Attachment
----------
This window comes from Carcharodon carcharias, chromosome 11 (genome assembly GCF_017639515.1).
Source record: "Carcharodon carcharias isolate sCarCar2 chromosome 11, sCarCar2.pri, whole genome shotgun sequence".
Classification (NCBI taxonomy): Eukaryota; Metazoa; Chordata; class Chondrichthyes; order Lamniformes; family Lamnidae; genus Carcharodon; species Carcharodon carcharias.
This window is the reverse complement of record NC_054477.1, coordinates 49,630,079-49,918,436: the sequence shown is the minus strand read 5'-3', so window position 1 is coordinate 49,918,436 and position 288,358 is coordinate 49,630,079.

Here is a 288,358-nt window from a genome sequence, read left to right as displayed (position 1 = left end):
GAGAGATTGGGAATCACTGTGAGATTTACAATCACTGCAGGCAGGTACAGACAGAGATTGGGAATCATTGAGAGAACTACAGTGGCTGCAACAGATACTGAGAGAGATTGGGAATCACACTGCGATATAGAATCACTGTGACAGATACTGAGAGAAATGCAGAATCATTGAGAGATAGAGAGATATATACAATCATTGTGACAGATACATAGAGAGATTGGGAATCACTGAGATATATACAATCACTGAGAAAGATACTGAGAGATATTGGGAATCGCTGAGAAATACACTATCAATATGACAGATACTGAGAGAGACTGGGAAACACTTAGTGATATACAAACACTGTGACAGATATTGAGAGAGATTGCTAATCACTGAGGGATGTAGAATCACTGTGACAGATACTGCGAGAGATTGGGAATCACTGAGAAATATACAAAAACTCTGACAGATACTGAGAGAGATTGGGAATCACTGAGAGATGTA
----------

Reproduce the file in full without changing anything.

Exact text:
This window comes from Carcharodon carcharias, chromosome 11 (genome assembly GCF_017639515.1).
Source record: "Carcharodon carcharias isolate sCarCar2 chromosome 11, sCarCar2.pri, whole genome shotgun sequence".
Classification (NCBI taxonomy): Eukaryota; Metazoa; Chordata; class Chondrichthyes; order Lamniformes; family Lamnidae; genus Carcharodon; species Carcharodon carcharias.
This window is the reverse complement of record NC_054477.1, coordinates 49,630,079-49,918,436: the sequence shown is the minus strand read 5'-3', so window position 1 is coordinate 49,918,436 and position 288,358 is coordinate 49,630,079.

Here is a 288,358-nt window from a genome sequence, read left to right as displayed (position 1 = left end):
GAGAGATTGGGAATCACTGTGAGATTTACAATCACTGCAGGCAGGTACAGACAGAGATTGGGAATCATTGAGAGAACTACAGTGGCTGCAACAGATACTGAGAGAGATTGGGAATCACACTGCGATATAGAATCACTGTGACAGATACTGAGAGAAATGCAGAATCATTGAGAGATAGAGAGATATATACAATCATTGTGACAGATACATAGAGAGATTGGGAATCACTGAGATATATACAATCACTGAGAAAGATACTGAGAGATATTGGGAATCGCTGAGAAATACACTATCAATATGACAGATACTGAGAGAGACTGGGAAACACTTAGTGATATACAAACACTGTGACAGATATTGAGAGAGATTGCTAATCACTGAGGGATGTAGAATCACTGTGACAGATACTGCGAGAGATTGGGAATCACTGAGAAATATACAAAAACTCTGACAGATACTGAGAGAGATTGGGAATCACTGAGAGATGTA